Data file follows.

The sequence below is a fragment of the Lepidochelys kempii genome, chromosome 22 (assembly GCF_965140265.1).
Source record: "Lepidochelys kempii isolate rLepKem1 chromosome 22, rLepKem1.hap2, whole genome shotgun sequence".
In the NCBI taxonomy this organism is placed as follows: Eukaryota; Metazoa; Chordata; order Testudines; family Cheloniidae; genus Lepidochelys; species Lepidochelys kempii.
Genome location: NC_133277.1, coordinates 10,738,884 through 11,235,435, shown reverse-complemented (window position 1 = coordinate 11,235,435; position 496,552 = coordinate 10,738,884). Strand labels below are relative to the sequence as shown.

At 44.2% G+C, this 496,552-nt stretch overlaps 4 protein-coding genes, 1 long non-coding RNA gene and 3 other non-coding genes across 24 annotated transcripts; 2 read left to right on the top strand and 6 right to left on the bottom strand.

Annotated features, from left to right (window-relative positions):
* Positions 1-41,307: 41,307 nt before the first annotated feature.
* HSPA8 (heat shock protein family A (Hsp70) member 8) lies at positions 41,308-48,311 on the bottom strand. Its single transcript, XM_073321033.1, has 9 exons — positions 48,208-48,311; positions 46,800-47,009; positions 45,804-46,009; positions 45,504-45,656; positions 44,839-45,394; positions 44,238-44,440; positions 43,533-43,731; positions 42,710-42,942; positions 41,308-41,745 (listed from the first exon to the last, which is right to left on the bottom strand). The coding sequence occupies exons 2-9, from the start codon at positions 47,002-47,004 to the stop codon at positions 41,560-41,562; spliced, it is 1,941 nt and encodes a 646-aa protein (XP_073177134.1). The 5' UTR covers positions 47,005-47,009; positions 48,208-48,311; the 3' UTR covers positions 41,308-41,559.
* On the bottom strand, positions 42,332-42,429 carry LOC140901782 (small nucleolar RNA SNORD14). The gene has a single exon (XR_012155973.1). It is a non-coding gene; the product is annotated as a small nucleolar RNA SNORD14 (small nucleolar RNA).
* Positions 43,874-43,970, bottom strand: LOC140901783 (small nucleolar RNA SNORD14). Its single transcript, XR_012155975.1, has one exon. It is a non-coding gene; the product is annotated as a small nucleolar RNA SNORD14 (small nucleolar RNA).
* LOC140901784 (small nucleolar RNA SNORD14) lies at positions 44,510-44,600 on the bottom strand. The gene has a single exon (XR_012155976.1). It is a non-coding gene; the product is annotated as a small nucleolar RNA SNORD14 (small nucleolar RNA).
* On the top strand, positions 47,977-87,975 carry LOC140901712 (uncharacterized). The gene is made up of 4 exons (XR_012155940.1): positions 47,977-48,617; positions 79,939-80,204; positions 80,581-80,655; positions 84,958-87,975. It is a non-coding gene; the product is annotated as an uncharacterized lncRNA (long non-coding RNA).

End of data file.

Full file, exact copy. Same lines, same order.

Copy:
The sequence below is a fragment of the Lepidochelys kempii genome, chromosome 22 (assembly GCF_965140265.1).
Source record: "Lepidochelys kempii isolate rLepKem1 chromosome 22, rLepKem1.hap2, whole genome shotgun sequence".
In the NCBI taxonomy this organism is placed as follows: Eukaryota; Metazoa; Chordata; order Testudines; family Cheloniidae; genus Lepidochelys; species Lepidochelys kempii.
Genome location: NC_133277.1, coordinates 10,738,884 through 11,235,435, shown reverse-complemented (window position 1 = coordinate 11,235,435; position 496,552 = coordinate 10,738,884). Strand labels below are relative to the sequence as shown.

At 44.2% G+C, this 496,552-nt stretch overlaps 4 protein-coding genes, 1 long non-coding RNA gene and 3 other non-coding genes across 24 annotated transcripts; 2 read left to right on the top strand and 6 right to left on the bottom strand.

Annotated features, from left to right (window-relative positions):
* Positions 1-41,307: 41,307 nt before the first annotated feature.
* HSPA8 (heat shock protein family A (Hsp70) member 8) lies at positions 41,308-48,311 on the bottom strand. Its single transcript, XM_073321033.1, has 9 exons — positions 48,208-48,311; positions 46,800-47,009; positions 45,804-46,009; positions 45,504-45,656; positions 44,839-45,394; positions 44,238-44,440; positions 43,533-43,731; positions 42,710-42,942; positions 41,308-41,745 (listed from the first exon to the last, which is right to left on the bottom strand). The coding sequence occupies exons 2-9, from the start codon at positions 47,002-47,004 to the stop codon at positions 41,560-41,562; spliced, it is 1,941 nt and encodes a 646-aa protein (XP_073177134.1). The 5' UTR covers positions 47,005-47,009; positions 48,208-48,311; the 3' UTR covers positions 41,308-41,559.
* On the bottom strand, positions 42,332-42,429 carry LOC140901782 (small nucleolar RNA SNORD14). The gene has a single exon (XR_012155973.1). It is a non-coding gene; the product is annotated as a small nucleolar RNA SNORD14 (small nucleolar RNA).
* Positions 43,874-43,970, bottom strand: LOC140901783 (small nucleolar RNA SNORD14). Its single transcript, XR_012155975.1, has one exon. It is a non-coding gene; the product is annotated as a small nucleolar RNA SNORD14 (small nucleolar RNA).
* LOC140901784 (small nucleolar RNA SNORD14) lies at positions 44,510-44,600 on the bottom strand. The gene has a single exon (XR_012155976.1). It is a non-coding gene; the product is annotated as a small nucleolar RNA SNORD14 (small nucleolar RNA).
* On the top strand, positions 47,977-87,975 carry LOC140901712 (uncharacterized). The gene is made up of 4 exons (XR_012155940.1): positions 47,977-48,617; positions 79,939-80,204; positions 80,581-80,655; positions 84,958-87,975. It is a non-coding gene; the product is annotated as an uncharacterized lncRNA (long non-coding RNA).